When I said that I couldn’t mention the letters “H-u-g- and o” in the same paragraph without getting linked, I was right.  Or I might not mention the Hugos at all, or only in passing on the last paragraph.  But if the post supports the narrative the puppy-kickers are building, sure as shooting it will get linked.  Like my post about a new Golden Age, which got linked because in their blinkered little minds we’re calling for pulp.  (Sometimes one wonders about the minds that build this narrative.  You are aware someone who grew up on pulp would be 100, right?  You are aware that Heinlein not only wasn’t pulp, but was in many ways the anti-pulp.  I mean, I read Burroughs, but mostly Tarzan, and it wasn’t my favorite.  I read him because grandad had him, so I read him by 5 or 6.  Books were expensive and we had those. But his technique was outdated by then.)

But it supported the narrative, so it got linked.  The same way that its subsequent “Oh, for the love of frack, no one wants pulp” follow up wasn’t.  The same way my friend Sanford’s post over at Otherwhere Gazette, exploding their nonsense wasn’t.  The same way my post pointing out that I felt they were linking me to homophobia and how stupid this was wasn’t.

Oh, it’s very carefully done.  There is an image being built, and he links to those posts that support it.  Then when caught it’s not his fault and he can’t control his commenters, and he can’t see everything.

And, as I said, I have been conversant with these techniques since dealing with the cobbler’s son next door, while growing up.  (Weirdly he didn’t become a communist politician, and has instead racked up several jail terms.)

So Mike Glyer is smarter than the average bear, and much better at Alinsky techniques, and I’m an idiot to fall for them and come out swinging, which meant I had a spanking coming.


Tim Atkinson on Magpie Moth

“Kevin J Anderson’s The Dark Between The Stars: control, not mastery” – June 18

I also hadn’t realised – according to Wikipedia – that KJA has written more than 50 best-sellers. It’s easy to be sniffy about writers who tend to work in already established universes, but you don’t keep getting those gigs unless you are good at what you do.

So, before I talk you through The Dark Between The Stars, it’s hats off to an author doing very well for himself at the commercial end of the market.

Dark is more of what Anderson does – space opera on an epic scale – only in a sandbox of his own devising to play in. And what an elaborate, detailed, techno-baroque sandbox it is too, taking in psychic empires, gas giant mining, insectoid robot, gestalt forests, plague collectors and colours from out of spaaaaaaaaaace.

This world-bling – to borrow a phrase from China Mieville – is one of two main admirable qualities the novel has, the other being the plotting. Anderson juggles a huge cast and multiple plot-lines without breaking a sweat, like the hugely experienced pro he is.

But I’m essentially praising Dark as a feat of literary engineering rather than as a novel. These are virtues of control rather than mastery. The array of characters I found unengaging and rather one-dimensional, the action curiously flat. And the sheer size of the book and number of stories spreads Anderson too thinly, so that no single thread truly breathes in its own right.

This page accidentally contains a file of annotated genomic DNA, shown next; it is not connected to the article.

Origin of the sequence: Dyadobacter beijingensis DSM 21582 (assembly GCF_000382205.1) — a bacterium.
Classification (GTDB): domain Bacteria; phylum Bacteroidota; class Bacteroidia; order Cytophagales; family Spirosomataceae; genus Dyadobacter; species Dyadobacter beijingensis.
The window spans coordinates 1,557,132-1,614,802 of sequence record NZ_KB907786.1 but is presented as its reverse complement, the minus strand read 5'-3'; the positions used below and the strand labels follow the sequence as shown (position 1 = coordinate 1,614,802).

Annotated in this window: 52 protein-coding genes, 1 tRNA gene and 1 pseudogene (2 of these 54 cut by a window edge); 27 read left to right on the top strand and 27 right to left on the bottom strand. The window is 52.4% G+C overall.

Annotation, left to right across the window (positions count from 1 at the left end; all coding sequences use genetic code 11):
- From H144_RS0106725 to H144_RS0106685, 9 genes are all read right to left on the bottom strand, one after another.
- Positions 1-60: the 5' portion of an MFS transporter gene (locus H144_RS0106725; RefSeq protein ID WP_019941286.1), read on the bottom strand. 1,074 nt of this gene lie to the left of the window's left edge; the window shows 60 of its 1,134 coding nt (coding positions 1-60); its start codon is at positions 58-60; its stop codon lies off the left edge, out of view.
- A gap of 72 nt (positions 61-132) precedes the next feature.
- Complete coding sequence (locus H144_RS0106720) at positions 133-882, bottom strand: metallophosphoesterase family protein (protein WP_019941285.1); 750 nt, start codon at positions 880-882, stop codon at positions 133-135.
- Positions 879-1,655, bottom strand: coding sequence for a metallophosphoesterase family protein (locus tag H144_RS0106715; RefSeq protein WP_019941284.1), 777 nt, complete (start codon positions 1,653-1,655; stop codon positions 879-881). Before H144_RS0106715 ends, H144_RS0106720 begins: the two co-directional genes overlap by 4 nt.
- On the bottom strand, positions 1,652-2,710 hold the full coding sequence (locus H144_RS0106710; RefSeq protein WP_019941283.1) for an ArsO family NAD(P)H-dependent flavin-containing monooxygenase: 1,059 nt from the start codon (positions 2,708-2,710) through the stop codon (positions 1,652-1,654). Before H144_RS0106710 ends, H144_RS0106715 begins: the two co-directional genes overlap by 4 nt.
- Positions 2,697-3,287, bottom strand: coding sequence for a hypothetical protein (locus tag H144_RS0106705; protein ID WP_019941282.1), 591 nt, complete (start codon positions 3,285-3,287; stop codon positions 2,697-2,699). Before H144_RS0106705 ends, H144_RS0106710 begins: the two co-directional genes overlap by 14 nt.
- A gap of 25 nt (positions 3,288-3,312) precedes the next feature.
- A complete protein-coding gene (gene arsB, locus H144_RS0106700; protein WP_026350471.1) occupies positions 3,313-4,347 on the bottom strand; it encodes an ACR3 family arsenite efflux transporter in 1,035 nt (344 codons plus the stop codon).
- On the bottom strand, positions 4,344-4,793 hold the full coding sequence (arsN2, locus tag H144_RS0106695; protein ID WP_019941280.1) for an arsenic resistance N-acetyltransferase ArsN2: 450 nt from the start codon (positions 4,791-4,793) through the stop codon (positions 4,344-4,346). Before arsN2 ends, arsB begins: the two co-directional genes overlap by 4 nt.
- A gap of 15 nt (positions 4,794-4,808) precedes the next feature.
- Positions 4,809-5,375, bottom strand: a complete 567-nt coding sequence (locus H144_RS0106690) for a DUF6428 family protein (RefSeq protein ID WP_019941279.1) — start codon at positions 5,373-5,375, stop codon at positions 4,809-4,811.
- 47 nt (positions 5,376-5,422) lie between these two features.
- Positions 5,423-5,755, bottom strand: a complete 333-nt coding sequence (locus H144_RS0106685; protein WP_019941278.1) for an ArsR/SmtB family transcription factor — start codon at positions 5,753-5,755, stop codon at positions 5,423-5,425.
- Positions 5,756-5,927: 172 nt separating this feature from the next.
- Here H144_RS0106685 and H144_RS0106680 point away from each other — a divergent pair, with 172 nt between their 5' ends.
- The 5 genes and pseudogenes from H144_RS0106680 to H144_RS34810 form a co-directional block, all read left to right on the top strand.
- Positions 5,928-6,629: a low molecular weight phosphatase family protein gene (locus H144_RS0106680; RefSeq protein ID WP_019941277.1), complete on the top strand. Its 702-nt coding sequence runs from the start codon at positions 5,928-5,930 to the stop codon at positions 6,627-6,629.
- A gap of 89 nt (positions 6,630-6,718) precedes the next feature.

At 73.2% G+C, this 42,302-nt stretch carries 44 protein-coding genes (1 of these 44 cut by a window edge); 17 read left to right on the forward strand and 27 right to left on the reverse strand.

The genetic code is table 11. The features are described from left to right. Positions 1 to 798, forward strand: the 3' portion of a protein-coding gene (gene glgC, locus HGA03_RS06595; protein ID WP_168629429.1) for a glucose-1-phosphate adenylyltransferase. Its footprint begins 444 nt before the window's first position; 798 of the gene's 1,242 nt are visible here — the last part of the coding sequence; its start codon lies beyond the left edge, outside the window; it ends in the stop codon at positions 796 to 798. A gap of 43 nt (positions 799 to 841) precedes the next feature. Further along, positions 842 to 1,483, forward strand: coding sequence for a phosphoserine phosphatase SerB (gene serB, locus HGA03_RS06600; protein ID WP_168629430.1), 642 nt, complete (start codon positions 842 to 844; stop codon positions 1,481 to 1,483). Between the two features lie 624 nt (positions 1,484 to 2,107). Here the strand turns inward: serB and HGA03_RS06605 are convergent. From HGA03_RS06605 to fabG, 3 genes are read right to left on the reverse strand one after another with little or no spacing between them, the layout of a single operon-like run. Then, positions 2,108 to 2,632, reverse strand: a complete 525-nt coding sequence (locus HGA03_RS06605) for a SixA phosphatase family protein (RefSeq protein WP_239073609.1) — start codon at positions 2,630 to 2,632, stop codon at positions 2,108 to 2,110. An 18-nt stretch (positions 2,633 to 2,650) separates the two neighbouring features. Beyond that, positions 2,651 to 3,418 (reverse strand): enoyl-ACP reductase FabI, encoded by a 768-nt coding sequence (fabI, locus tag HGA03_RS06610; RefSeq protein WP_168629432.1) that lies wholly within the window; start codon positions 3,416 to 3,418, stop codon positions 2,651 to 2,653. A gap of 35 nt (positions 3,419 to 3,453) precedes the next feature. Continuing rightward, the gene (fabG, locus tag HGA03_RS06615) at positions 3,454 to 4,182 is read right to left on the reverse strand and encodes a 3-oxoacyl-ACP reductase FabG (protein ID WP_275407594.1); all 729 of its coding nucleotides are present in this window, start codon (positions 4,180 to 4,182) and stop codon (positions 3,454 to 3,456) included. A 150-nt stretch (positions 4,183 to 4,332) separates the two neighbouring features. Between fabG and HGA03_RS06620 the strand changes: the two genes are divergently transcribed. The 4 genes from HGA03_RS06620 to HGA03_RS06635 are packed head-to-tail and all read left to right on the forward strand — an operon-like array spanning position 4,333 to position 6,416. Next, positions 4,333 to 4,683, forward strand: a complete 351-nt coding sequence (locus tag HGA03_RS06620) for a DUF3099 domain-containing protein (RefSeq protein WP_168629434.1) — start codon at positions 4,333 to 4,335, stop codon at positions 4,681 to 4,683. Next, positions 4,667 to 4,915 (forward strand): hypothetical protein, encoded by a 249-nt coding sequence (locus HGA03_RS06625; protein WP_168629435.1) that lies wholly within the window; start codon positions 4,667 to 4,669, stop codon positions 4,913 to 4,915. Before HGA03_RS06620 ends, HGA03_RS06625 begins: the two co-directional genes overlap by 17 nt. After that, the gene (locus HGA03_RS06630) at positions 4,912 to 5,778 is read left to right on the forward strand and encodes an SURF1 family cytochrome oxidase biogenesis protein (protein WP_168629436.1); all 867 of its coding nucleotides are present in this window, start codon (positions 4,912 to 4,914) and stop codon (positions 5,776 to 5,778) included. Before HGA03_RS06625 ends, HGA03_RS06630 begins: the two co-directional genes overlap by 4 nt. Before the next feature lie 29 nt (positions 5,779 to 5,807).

Lis Carey on Lis Carey’s Library

“The Deaths of Tao (The Lives of Tao #2), by Wesley Chu” – June 18

Wesley Chu is a nominee for the 2015 John W. Campbell Award for Best New Writer.

…All in all, I nearly bounced off this book.

And then, thirty or forty pages in, the characters started to matter to me, and their problems became interesting, and a bit further in, I stopped caring that this is a story type I normally find really dumb and annoying. What can you do? I kept reading. Best New Writer? That seems a fair conclusion, even with the slates this year having possibly kept other good candidates off the ballot….


Melina D on Subversive Reader

“Hugos 2015 Reading: Novellas” – June 18

[Reviews all five nominated novellas.]

So today I got the Hugo Packet and decided I would start to read some of the fiction. I haven’t completely decided how I’m going to arrange my votes around the slate, but I was curious about why certain fiction was chosen to be part of the Sad/Rabid Puppy slate. I gave myself permission to give up on short fiction after at least 6 pages if I wanted to. But when I began reading the novellas, I started to get angry. Really bloody angry. So, of course, I decided to blog about them.

The novella category is one of those which was completely stacked by the puppies. I was expecting fiction which wasn’t my usual cup of tea, but still well written examples of fiction I might not usually choose to read. But, honestly, the writing was shit. I’m going to go into more detail on each of the novellas, but 4 out of the 5 of them shouldn’t have been published with such low quality of writing. The 5th was competent – which was a relief – but nowhere near award nomination quality….


Joe Sherry on Adventures In Reading

“Thoughts on the Hugo Award Nominees: Novelette” – June 18